US 691874 A
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Description (OCR text may contain errors)
No. 69|,874. Pdtented Jan. 23, I902. m. noamsou.
SWITCH, OUTLETQAND RECEPTACLE BOX.
(Application filed Nov. 21, 1901.)
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UNITE STATES PATENT OFFICE.
MINER ROBINSON, OF NEWTON, MASSACHUSETTS.
SWITCH, OUTLET,,OR RECEPTACLE BOX.
SPECIFICATION forming part of Letters Patent No. 691,874, dated January 28, 1902.
Application filed November 21, 1901. Serial No. 83.182. (No model.)
' are held in place by screws passing through the plastering and into the lath or woodwork. Boxes attached in this manner are liable to work loose from the constant jar as the switch is operated, causing the plastering between the switch-ear and the lath or other woodwork to crumble away, thereby removing the support from under the switch-ears. In cases where there is no plaster it has been necessary to use extreme care in cutting the mortise the right depth for the attaching-ear. In order to overcome this difficulty and also to provide a means of adjustment to allow for varying thickness of plastering, &c., I adopt an improved form of construction whereby, as hereinafter described, my switch-box is firmly attached to the lath or other woodwork without the intervention of the plaster, at the same time being readily adjustable.
Referring to the accompanying drawings, Figure 1 is a perspective view of my improved box. Figs. 2 and 3 are plan views of the same attached to the wall, Fig. 2 showing perpendicular and Fig. 3 angular attaching-screws in place. Fig. 4 is a section on at 4:, Fig. 2; and Fig. 5 is a section on 5 5, Fig. 3.
I provide the switch-box A, as shown in the drawings, with projectionsor ears B, said projections being placed a short distance back from the front edge of the box at such a distance that when the box is cut into the partition, as shown in Fig. 4, this projecting portion or ear will allow the front edge of the box to go in slightly below the plane of the plaster-surface. As it is necessary to have the front edge of the box in the same plane with the plaster-surface when the switch is put on, I provide four leveling-screws O, as shown. I
Attaching-screw holes d, Fig. 1, are drilled through the 111 g or projecting ear B perpendicular to the plane of the front edges of the box, and also attaching-screw holes d are drilled through the side of the projecting ear at an angle, so that in case the screws inserted through the perpendicular holes should fail to strike a lath or other woodwork or should strike so near the edge as to split the lath the screws inserted in the angular holes would undoubtedly reach a firm hold in a lath or adjacent woodwork.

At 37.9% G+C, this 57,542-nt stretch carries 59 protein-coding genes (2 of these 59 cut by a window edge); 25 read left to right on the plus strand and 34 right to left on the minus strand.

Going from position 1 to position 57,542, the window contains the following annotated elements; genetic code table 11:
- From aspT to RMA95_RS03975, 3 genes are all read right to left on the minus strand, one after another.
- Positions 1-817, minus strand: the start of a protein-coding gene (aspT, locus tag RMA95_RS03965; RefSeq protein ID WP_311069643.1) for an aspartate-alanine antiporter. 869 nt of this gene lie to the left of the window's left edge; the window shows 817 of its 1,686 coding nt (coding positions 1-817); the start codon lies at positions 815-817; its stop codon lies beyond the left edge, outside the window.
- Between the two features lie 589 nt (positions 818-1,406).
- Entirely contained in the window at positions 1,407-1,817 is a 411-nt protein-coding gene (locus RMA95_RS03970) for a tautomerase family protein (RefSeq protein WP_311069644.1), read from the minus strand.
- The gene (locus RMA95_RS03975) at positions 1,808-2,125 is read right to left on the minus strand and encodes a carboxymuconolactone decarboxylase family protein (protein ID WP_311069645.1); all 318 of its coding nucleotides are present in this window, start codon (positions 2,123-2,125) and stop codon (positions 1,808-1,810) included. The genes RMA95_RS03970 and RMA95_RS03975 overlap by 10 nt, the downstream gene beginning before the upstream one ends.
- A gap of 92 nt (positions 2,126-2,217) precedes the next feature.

. The box is installed as follows: A hole of sufficient size to admit the body of the box is cut through both plaster and woodwork in the wall, and outside of this hole plastering only is removed for sufficient distance to admit the attaching-ear B, as best shown in Fig. 4. In case the Wall is entirely of wood a hole, of approximately the same shape as above described is out, removing a layer of wood instead of plaster to accommodate the attachin gear. The four leveling-screws O are then turned until the edges of the box are flush with the surface of the wall. Finally, the attaching-screws D in either the perpendicular holes d or the angular holes (1, as may be necessary to secure a hold on the lath or other woodwork, are screwed firmly in place. It will be found that the box is held securely in this position and supported entirely independent from the plastering. By using the angular holes d for attaching the box a slight vertical adjustment may be easily obtained.
Some of the advantages of my invention might be stated briefly as follows: Less time is required in securely attaching the box to the partition, therefore making a saving in labor. Ease of adjustmentof the box for varying thicknesses of plastering is secured, or in case the box is set in woodwork less pains is re quired in cutting the mortise for the attaching-ear, as any discrepancy in the depth of the mortise may be readily compensated for by the adj usting-screws. Also by using the attaching'screws through the angular holes quite a vertical adjustment may be obtained, which under certain conditions would prove valuable. In case, forinstance, the coveringplate did not quite cover a little break inthe plastering, by means of this adjustment the Whole box could be either raised or lowered slightly, as might be necessary, facility being afforded for permitting equally good work vdone by less skilled labor. Also double provirectly to the lath or other woodwork entirely independent of the plaster.
2. A switch, receptacle or outlet box having the ears or lugs 13 substantially as described, provided with leveling-screws C and attaching-holes d drilled on an angle in combination with the screws D substantially as and for the purposes described.
In testimony whereof I have affixed my signature in presence of two witnesses.
SUMNER ROBINSON, GER-TRUDE GUNTHER.